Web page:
I have noticed that children are naturally curious, and have a intrinsic desire to learn first hand about the world in which they live:
"The child is curious. He wants to make sense out of things, find out how things work, gain competence and control over himself and his environment, and do what he can see other people doing. He is open, perceptive, and experimental. He does not merely observe the world around him. He does not shut himself off from the strange, complicated world around him, but tastes it, touches it, hefts it, bends it, breaks it. To find out how reality works, he works on it. He is bold. He is not afraid of making mistakes. And he is patient. He can tolerate an extraordinary amount of uncertainty, confusion, ignorance, and suspense. ... Traditional school is not a place that gives much time, or opportunity, or reward, for this kind of thinking and learning."1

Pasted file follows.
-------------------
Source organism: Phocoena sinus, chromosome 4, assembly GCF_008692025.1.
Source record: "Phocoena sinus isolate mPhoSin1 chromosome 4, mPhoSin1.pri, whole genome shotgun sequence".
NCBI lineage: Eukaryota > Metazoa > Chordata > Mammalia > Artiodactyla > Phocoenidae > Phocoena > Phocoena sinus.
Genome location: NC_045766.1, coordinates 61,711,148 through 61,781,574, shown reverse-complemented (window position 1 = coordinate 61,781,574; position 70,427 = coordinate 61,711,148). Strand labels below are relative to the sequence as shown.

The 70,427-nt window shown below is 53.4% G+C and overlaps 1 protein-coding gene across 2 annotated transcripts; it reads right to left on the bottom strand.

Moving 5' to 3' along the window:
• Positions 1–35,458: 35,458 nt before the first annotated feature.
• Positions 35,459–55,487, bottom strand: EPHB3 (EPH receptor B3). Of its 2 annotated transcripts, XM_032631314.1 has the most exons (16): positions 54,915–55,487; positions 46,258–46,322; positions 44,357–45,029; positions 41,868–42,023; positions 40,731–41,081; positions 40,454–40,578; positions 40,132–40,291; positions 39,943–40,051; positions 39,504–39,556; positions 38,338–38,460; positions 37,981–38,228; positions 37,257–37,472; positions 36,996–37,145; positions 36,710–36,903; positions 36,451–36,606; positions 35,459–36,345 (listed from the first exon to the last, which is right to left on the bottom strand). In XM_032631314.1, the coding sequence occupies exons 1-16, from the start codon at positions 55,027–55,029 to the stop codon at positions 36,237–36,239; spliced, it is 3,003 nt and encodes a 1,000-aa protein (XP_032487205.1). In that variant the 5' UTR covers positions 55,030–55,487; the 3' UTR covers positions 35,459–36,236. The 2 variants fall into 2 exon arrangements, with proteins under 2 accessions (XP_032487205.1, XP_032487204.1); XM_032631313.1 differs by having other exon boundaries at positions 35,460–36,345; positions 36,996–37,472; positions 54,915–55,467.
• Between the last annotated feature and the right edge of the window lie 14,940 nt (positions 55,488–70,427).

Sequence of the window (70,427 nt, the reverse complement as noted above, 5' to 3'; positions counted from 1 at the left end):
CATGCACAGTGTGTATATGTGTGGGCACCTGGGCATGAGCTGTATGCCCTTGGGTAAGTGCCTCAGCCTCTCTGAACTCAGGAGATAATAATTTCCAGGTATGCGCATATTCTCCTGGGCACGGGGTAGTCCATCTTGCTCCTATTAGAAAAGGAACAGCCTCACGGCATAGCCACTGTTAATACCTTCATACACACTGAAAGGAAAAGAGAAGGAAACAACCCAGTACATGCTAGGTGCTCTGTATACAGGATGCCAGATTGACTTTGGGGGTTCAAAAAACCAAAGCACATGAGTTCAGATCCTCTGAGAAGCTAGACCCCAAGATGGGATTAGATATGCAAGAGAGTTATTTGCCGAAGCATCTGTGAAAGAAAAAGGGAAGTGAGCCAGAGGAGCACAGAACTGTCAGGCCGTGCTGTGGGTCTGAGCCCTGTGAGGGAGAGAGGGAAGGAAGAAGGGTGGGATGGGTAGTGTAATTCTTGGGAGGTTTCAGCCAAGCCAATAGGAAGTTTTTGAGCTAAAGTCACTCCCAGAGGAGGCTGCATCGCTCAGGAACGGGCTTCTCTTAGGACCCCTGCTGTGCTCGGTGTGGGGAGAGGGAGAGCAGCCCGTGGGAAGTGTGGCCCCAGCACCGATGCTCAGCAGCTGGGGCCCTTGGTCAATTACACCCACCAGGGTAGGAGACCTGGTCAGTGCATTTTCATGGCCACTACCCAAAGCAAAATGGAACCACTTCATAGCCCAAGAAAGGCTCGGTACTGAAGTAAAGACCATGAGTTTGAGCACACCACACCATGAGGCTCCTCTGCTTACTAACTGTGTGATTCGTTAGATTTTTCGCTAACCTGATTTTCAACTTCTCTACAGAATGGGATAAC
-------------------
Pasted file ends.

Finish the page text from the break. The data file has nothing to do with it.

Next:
In the summertime, there is no need to motivate children through the use of rewards, such as high grades or stars, which suggest to the child that the activity itself must be difficult or even possibly unpleasant.
The wise parent says, "I think you'll enjoy this book",
not "If you read this book, you'll get a cookie."
I love to provide lots of projects and materials, plus gobs of free time to allow the creative juices to flow.
|Shrinkie Dink made from |
a picture off the internet
for a key chain